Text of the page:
<img height="1" width="1" style="display:none;" alt="" src="https://px.ads.linkedin.com/collect/?pid=1205042&amp;fmt=gif">

You might already be more sustainable than you think

· ·

Digitalization programs abound in most industrial companies today, which might lead some to believe that sustainability is taking a back seat to productivity gains, cost savings and all things automation. But whether part of the design or not, many of these digital expenditures are a two-for-one investment, supporting both the bottom line as well as your sustainability targets.

We took this very idea to American industrial players, through our recent State of the U.S. Energy Industry Report, conducted in partnership with Axios Studio and Harris poll. One of our goals was to better understand the impulses behind the rising prioritization of technology to optimize sustainable operations in industry. What we learned confirmed our assumptions: 84% of energy leaders stated that their sustainability goals would be impossible to achieve without technology.

Big carbon- and climate-related promises are being made across most companies today. The deadline set by the Paris Agreement looms some 10,000 days away, and sustainable transformation now tops industrial agendas. 

At the same time, progress must be made in terms of streamlining operations, advancing workflows, integrating computer vision and other forms of AI, in an effort to stay competitive, profitable and, most importantly, in business.

The sustainability side-effect of digitalization

What the State of the U.S. Energy Industry Report tells us is that the initiatives that may have started as a drive for greater productivity or efficiency, often with cost savings in sight, have proven to manifest into sustainability gains. 

It’s become the ultimate win-win for an industry under intense pressure to change, as Aker BP can attest to in their attempts to find a faster way to identify oil-in-water contamination. There are significant production losses associated with high water-cut wells, as safely cleaning and discarding produced water incurs a significant cost and slows down production. That’s why they turned to technology, implementing a smart monitoring system using real-time data. This allows engineers to troubleshoot water contamination issues from a single dashboard, leading to much quicker identification of the problem, and reducing downtime.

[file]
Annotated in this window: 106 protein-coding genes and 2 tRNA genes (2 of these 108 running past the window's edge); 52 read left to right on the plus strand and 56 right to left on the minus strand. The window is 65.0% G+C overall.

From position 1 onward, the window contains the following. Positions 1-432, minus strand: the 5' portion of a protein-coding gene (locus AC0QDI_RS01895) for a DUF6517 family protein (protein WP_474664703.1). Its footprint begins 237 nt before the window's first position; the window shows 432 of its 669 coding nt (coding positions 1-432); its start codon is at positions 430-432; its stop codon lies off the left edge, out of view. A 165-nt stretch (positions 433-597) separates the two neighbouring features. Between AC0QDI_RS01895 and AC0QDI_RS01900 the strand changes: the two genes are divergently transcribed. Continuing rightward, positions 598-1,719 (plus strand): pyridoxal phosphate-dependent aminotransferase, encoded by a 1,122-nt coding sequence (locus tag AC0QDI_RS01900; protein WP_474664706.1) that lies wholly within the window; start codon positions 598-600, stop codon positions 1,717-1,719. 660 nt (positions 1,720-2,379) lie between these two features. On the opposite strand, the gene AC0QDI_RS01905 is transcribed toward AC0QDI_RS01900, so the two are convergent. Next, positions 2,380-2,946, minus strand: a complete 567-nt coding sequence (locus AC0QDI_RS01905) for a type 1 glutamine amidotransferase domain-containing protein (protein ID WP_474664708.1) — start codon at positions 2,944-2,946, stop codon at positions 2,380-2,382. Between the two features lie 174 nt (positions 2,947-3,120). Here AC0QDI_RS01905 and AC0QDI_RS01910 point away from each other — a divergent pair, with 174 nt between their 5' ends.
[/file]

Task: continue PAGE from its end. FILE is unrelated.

For Aker BP, these actions could potentially save the company $6 million annually. But that’s only one side of the coin. The other side is the positive environmental impact associated with immediate prevention of inadvertent disposal of contaminated water. A win-win.

The sustainability proof of your digitalization efforts

Examples are emerging from across the industry, use cases in which sustainability gains are being made as a result of industrial digitalization programs. In Aramco, they have reduced flaring and chemical usage through smart tracking and dashboarding. Framo and Aker BP have worked together to reduce emissions associated with travel and lodging when switching from scheduled maintenance to predictive maintenance. Statnett (Norway) is using remote and AI-augmented leak detection allowing workers to respond more quickly and mitigate risk, as well as reduce “truck time” emissions. And in an Aarbakke and Framo collaboration, the companies are reducing non-renewable materials usage and waste associated with intelligent management of tooling activities in manufacturing. 

These sustainable byproducts of technology adoption are not uncommon. Digital systems can do so much more than simply streamline a process. The technology available today can help cut emissions, reduce waste and limit environmental harm when data is extracted from silos and used broadly across an operation.

Three ways to find your digital + sustainable win-wins right now:

  1. Map and assess the existing digital solutions in your operation. Explore whether they can be scaled more broadly to tap into yet unknown sustainability gains.  Develop dashboards to track sustainability data that you are already collecting for efficiency

  2. Make key stakeholders across the organization aware of what’s possible beyond operational efficiencies, showing how sustainability is a natural fit in the digital agenda.

  3. Build a data mindset across the organization. While you can uncover new sustainability angles through existing digital solutions, a more potent impact is possible when data from across the entire operation is shared, collected and used holistically. McKinsey confirms this with insight from manufacturing, where leading companies “are discovering that measures yielding productivity improvements drive resource-efficiency gains – and environmentally conscious impact.”

There’s no doubt that sustainability and digitalization intersect. But it’s up to industrial leaders to spot the opportunities and be willing to pivot in order to reap the benefits. Awareness and ability to scale are key to not only hitting your operating expense targets, but also to operating more sustainably, and to meeting the ever-mounting climate and environmental standards.

Read and download the State of the US Energy Industry Report here, and I am happy to answer any questions in the comment thread.